Photo of a combine harvesting wheat under a blue and cloudy sky.
Franklin family farm A combine harvesting on The Franklin family farm, located near Lexington, Illinois, on the banks of the Mackinaw River, works in Partnership with The Nature Conservancy to test and demonstrate conservation related agricultural practices that protect and preserve the river watershed. © Timothy T. Lindenbaum

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Senate Approves Growing Climate Solutions Act

Act will help farmers, ranchers and forest landowners to implement climate-friendly practices.

The Nature Conservancy applauded the U.S. Senate’s bipartisan approval of the Growing Climate Solutions Act, a bill that will help link farmers, ranchers and forest landowners to voluntary carbon markets.

“American farmers know that sustainability and profitability go hand in hand,” said Kameran Onley, director of North American Policy and Government Relations for The Nature Conservancy. “This bill will help farmers improve their operations, build new revenue streams, and implement climate-smart practices to safeguard our environment for the future.” 

The bill, which has 51 co-sponsors, was introduced by U.S. Sen. Mike Braun, R-Ind., U.S. Senate Agriculture Committee Chairwoman Debbie Stabenow, D-Mich., and Sens. Lindsey Graham, R-S.C., and Sheldon Whitehouse, D-R.I. If approved by the U.S. House of Representatives and signed into law, the bill would create a certification program at the U.S. Department of Agriculture to help solve technical entry barriers for farmers, ranchers and forest landowners to access revenues for climate-smart practices. The bill has the support of The Nature Conservancy and dozens of other leading agricultural and environmental organizations.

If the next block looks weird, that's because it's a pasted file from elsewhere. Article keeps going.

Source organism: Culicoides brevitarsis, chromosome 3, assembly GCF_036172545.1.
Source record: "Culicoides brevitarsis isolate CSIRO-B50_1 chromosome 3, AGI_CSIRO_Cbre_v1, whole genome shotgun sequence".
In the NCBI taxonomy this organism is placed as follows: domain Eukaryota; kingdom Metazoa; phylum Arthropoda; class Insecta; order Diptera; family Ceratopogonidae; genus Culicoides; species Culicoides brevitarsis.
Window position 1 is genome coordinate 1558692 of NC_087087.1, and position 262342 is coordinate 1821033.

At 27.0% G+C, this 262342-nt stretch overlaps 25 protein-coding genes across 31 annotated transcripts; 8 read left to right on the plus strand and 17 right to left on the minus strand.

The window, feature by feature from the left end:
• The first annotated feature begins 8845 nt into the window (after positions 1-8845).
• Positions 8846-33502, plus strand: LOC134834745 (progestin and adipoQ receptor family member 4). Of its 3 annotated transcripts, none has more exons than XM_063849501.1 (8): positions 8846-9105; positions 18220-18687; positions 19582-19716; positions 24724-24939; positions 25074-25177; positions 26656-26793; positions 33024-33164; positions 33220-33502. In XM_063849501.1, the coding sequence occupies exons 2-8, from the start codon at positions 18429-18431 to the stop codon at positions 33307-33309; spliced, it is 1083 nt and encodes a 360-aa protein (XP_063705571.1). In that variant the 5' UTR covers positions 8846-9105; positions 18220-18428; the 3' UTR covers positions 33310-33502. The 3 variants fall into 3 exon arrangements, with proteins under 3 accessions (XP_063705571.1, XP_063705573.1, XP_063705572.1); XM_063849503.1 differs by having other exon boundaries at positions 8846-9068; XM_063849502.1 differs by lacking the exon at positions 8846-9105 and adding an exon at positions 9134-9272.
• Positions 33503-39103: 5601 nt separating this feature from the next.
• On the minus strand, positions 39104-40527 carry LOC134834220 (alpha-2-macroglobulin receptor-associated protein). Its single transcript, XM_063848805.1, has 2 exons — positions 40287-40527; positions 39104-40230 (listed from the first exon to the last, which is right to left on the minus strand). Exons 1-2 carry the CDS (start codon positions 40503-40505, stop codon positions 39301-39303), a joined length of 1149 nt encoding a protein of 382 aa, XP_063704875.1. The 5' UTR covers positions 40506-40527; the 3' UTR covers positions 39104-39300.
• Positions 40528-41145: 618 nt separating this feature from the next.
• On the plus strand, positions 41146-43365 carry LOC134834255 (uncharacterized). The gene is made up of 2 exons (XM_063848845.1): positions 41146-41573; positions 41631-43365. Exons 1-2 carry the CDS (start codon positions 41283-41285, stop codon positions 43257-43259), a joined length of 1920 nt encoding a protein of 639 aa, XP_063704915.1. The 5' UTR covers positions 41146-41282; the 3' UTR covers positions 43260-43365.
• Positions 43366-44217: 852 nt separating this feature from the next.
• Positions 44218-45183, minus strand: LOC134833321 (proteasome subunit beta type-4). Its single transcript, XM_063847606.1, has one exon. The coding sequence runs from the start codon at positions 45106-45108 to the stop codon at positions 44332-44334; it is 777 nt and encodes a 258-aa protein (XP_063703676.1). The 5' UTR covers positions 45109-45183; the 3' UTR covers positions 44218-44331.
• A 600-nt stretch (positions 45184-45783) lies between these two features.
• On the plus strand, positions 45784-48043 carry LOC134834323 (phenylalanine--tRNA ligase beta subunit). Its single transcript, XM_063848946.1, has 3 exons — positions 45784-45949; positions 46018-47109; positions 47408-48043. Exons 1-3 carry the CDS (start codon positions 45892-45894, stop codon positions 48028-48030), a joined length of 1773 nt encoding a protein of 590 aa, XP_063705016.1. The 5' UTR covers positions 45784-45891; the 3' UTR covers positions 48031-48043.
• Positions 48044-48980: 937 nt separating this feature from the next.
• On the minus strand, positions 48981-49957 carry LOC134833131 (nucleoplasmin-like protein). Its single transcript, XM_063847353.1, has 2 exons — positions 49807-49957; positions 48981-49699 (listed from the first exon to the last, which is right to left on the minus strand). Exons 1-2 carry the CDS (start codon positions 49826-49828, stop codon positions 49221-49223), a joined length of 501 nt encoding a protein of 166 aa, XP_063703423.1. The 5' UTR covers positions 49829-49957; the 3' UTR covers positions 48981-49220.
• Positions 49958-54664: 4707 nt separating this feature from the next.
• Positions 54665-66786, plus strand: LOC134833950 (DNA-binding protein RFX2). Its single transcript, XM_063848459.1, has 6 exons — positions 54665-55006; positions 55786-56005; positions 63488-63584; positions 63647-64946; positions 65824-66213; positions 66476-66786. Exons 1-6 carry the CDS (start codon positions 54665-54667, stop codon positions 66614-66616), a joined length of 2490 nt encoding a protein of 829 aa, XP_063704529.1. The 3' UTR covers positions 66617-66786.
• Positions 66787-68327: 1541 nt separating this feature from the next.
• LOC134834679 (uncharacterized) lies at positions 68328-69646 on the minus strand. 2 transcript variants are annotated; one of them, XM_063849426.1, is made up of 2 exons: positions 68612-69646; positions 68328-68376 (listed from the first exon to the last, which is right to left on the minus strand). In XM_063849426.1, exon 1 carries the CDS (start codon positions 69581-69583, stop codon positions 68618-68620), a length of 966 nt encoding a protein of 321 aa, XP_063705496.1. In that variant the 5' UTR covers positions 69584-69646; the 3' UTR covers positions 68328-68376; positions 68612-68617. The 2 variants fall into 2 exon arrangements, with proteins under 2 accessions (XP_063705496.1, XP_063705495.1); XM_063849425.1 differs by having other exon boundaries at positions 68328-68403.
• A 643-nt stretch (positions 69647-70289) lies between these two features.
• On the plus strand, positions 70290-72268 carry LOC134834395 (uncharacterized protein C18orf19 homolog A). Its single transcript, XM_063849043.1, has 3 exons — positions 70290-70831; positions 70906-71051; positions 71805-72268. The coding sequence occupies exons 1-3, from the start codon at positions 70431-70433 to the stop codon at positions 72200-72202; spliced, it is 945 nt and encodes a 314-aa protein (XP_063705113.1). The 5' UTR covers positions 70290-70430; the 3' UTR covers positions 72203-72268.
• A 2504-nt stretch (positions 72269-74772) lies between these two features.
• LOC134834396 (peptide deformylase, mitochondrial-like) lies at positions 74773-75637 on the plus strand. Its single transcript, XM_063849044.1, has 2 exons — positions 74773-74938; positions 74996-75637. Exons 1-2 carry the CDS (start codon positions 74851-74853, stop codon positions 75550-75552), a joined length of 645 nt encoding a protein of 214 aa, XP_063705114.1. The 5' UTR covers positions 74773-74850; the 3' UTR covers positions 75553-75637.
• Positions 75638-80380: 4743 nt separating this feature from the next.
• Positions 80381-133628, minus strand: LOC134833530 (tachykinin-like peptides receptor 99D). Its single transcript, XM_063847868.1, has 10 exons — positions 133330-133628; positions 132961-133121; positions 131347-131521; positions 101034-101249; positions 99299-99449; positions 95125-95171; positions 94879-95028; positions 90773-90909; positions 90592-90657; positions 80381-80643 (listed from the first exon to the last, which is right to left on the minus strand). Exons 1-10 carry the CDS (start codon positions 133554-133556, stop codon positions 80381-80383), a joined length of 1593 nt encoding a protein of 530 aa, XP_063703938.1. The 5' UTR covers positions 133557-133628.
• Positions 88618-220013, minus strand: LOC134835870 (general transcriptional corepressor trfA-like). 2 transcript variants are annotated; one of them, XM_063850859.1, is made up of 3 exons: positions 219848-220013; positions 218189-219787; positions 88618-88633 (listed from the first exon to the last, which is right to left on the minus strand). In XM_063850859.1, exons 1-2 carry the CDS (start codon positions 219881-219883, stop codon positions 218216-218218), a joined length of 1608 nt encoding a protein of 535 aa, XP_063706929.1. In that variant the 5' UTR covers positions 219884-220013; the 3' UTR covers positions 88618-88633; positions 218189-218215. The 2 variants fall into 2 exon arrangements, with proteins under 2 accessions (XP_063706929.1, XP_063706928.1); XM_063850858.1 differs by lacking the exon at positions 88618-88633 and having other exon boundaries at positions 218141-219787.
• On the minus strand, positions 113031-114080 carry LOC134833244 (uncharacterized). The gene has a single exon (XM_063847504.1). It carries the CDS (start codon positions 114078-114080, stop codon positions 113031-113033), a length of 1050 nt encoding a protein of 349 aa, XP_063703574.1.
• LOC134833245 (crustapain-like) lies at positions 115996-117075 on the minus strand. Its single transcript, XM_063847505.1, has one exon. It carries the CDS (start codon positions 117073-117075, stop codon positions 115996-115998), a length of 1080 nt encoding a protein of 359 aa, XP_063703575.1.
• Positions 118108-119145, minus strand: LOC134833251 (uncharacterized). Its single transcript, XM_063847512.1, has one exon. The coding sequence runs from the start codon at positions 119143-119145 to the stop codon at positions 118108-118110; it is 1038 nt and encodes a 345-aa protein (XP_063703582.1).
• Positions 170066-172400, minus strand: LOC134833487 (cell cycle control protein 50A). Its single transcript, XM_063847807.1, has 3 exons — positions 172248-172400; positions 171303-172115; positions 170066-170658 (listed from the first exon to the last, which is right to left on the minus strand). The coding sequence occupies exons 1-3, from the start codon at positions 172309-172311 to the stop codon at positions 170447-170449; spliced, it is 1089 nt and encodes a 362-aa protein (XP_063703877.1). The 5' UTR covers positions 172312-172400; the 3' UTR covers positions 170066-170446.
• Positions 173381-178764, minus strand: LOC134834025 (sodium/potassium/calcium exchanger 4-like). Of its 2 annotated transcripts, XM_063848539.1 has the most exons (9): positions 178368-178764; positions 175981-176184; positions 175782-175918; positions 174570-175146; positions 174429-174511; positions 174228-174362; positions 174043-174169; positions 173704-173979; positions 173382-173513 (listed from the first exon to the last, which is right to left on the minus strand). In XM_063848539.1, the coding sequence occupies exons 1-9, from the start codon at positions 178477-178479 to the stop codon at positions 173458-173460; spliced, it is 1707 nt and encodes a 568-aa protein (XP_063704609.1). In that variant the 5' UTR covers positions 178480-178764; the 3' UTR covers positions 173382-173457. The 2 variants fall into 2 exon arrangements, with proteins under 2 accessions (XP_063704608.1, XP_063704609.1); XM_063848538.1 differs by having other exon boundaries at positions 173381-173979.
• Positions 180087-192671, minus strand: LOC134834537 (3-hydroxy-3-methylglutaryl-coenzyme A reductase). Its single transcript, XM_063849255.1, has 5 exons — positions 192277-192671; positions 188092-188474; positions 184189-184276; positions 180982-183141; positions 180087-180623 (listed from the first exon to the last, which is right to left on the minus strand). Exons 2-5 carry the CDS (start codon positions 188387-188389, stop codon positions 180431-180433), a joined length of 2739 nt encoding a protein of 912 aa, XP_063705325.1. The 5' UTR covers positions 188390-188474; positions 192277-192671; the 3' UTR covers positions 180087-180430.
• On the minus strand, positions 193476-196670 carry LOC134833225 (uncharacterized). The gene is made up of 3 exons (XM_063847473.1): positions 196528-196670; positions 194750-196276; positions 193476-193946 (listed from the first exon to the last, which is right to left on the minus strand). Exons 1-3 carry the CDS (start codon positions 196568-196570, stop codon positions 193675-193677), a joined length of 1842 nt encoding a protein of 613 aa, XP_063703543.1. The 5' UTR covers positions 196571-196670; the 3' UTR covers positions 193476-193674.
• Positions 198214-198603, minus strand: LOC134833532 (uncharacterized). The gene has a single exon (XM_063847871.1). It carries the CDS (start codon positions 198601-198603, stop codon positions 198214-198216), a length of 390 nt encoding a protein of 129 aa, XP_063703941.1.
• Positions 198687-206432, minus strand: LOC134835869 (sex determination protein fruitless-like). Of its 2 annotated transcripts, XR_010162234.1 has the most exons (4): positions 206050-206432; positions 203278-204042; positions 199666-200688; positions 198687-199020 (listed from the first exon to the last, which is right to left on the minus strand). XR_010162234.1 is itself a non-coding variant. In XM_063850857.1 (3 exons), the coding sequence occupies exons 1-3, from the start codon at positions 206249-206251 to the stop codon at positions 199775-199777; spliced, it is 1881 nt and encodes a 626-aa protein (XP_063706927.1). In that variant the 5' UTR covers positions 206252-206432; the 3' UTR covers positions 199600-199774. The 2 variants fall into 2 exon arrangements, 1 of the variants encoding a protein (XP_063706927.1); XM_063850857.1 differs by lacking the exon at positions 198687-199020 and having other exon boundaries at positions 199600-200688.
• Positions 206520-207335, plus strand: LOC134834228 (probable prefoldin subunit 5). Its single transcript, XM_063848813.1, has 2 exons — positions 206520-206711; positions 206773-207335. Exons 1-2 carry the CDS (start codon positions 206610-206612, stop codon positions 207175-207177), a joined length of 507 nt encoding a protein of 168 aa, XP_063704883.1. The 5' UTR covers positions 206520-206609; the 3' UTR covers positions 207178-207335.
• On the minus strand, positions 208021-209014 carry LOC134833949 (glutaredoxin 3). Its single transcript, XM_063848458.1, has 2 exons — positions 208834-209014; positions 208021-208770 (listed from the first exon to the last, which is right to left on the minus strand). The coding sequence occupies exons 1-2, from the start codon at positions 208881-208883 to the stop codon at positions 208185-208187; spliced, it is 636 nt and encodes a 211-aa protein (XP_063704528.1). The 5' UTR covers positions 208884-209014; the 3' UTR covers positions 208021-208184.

This bill will help farmers improve their operations, build new revenue streams, and implement climate-smart practices to safeguard our environment for the future.

TNC's Director of North American Policy and Government Relations

“We’re especially pleased that the bill recognizes the need to enable all farmers, including small and beginning farmers, historically underserved farmers, and socially disadvantaged farmers, to benefit from a market-based system for climate-smart agricultural practices. This thoughtful legislation gives a voice to these important stakeholders,” Onley said.

At scale, agriculture and land use practices can be an effective method for capturing and storing carbon dioxide, the most plentiful greenhouse gas. Several issues – including access to reliable information about markets and access to qualified technical assistance providers and credit verifiers – have limited both landowner participation and the adoption of climate-friendly practices.

“We are grateful to the sponsors for working across the aisle to support natural climate solutions and address the climate challenge,” Onley said. “This demonstrates the ongoing bipartisan support for natural climate solutions and broader efforts to address climate change. We look forward to working with the U.S. House of Representatives to send this legislation to the President’s desk.” 

The Nature Conservancy is a global conservation organization dedicated to conserving the lands and waters on which all life depends. Guided by science, we create innovative, on-the-ground solutions to our world's toughest challenges so that nature and people can thrive together. We are tackling climate change, conserving lands, waters and oceans at an unprecedented scale, providing food and water sustainably and helping make cities more sustainable. Working in 72 countries and territories: 38 by direct conservation impact and 34 through partners, we use a collaborative approach that engages local communities, governments, the private sector, and other partners. To learn more, visit www.nature.org or follow @nature_press on Twitter.